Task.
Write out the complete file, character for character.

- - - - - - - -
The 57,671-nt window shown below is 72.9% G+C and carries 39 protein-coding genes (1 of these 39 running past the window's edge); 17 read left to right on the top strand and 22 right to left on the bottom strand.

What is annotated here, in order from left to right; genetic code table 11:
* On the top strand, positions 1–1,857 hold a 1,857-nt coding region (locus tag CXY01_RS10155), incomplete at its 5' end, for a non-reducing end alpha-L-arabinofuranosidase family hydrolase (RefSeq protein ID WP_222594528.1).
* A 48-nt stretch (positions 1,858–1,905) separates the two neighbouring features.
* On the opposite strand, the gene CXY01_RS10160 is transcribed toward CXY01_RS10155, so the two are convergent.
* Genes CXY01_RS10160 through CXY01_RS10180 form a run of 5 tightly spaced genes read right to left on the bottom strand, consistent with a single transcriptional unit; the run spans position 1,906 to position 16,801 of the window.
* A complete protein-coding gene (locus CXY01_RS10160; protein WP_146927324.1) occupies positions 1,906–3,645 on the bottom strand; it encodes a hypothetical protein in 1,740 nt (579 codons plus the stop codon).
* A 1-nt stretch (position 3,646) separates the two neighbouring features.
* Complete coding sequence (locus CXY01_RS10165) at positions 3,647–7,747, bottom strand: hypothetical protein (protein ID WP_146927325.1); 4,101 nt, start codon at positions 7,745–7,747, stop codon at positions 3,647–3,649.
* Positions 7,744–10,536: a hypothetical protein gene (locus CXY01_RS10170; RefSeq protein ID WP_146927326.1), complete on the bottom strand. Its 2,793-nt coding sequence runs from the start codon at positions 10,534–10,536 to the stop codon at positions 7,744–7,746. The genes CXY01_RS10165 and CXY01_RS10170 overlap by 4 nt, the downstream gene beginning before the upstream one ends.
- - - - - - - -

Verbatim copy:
The 57,671-nt window shown below is 72.9% G+C and carries 39 protein-coding genes (1 of these 39 running past the window's edge); 17 read left to right on the top strand and 22 right to left on the bottom strand.

What is annotated here, in order from left to right; genetic code table 11:
* On the top strand, positions 1–1,857 hold a 1,857-nt coding region (locus tag CXY01_RS10155), incomplete at its 5' end, for a non-reducing end alpha-L-arabinofuranosidase family hydrolase (RefSeq protein ID WP_222594528.1).
* A 48-nt stretch (positions 1,858–1,905) separates the two neighbouring features.
* On the opposite strand, the gene CXY01_RS10160 is transcribed toward CXY01_RS10155, so the two are convergent.
* Genes CXY01_RS10160 through CXY01_RS10180 form a run of 5 tightly spaced genes read right to left on the bottom strand, consistent with a single transcriptional unit; the run spans position 1,906 to position 16,801 of the window.
* A complete protein-coding gene (locus CXY01_RS10160; protein WP_146927324.1) occupies positions 1,906–3,645 on the bottom strand; it encodes a hypothetical protein in 1,740 nt (579 codons plus the stop codon).
* A 1-nt stretch (position 3,646) separates the two neighbouring features.
* Complete coding sequence (locus CXY01_RS10165) at positions 3,647–7,747, bottom strand: hypothetical protein (protein ID WP_146927325.1); 4,101 nt, start codon at positions 7,745–7,747, stop codon at positions 3,647–3,649.
* Positions 7,744–10,536: a hypothetical protein gene (locus CXY01_RS10170; RefSeq protein ID WP_146927326.1), complete on the bottom strand. Its 2,793-nt coding sequence runs from the start codon at positions 10,534–10,536 to the stop codon at positions 7,744–7,746. The genes CXY01_RS10165 and CXY01_RS10170 overlap by 4 nt, the downstream gene beginning before the upstream one ends.